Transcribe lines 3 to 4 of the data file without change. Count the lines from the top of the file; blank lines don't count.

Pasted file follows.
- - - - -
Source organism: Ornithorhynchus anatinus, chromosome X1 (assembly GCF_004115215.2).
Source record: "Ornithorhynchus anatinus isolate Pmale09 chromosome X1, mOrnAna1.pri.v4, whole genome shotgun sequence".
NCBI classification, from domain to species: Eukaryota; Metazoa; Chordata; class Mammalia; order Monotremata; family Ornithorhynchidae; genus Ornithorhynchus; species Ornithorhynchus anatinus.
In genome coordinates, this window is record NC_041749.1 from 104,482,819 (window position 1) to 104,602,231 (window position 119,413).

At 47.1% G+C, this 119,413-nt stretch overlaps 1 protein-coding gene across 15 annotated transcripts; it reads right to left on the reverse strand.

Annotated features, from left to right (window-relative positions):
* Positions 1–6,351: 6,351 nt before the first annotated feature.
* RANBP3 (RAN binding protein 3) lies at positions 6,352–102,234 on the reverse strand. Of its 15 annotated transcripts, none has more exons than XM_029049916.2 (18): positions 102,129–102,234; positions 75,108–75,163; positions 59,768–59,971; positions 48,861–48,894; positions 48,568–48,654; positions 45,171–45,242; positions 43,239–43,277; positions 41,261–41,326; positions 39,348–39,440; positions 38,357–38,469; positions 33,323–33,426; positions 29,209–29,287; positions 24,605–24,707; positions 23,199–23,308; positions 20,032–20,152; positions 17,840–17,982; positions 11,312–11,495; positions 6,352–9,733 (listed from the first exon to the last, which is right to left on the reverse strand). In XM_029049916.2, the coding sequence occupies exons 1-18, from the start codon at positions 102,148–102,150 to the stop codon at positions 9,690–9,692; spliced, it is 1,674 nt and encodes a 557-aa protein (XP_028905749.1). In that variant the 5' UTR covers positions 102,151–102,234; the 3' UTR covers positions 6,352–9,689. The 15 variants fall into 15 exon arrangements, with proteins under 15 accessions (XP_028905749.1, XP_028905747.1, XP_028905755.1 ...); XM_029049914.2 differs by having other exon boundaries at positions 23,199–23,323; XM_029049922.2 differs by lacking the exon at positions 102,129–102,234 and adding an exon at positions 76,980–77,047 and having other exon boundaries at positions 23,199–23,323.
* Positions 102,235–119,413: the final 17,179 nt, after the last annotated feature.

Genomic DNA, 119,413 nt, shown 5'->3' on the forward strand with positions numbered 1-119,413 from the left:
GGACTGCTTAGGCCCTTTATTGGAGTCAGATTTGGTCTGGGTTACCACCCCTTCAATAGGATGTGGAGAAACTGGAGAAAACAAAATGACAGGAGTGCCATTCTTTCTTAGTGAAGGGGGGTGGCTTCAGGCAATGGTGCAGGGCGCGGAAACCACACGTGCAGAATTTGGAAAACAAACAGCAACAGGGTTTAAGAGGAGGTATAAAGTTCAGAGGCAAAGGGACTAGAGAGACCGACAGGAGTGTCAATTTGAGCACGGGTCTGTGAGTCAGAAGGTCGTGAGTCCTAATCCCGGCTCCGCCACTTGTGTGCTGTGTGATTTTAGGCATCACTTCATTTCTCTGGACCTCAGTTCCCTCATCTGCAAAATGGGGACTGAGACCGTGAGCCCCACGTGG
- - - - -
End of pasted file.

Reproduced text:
NCBI classification, from domain to species: Eukaryota; Metazoa; Chordata; class Mammalia; order Monotremata; family Ornithorhynchidae; genus Ornithorhynchus; species Ornithorhynchus anatinus.
In genome coordinates, this window is record NC_041749.1 from 104,482,819 (window position 1) to 104,602,231 (window position 119,413).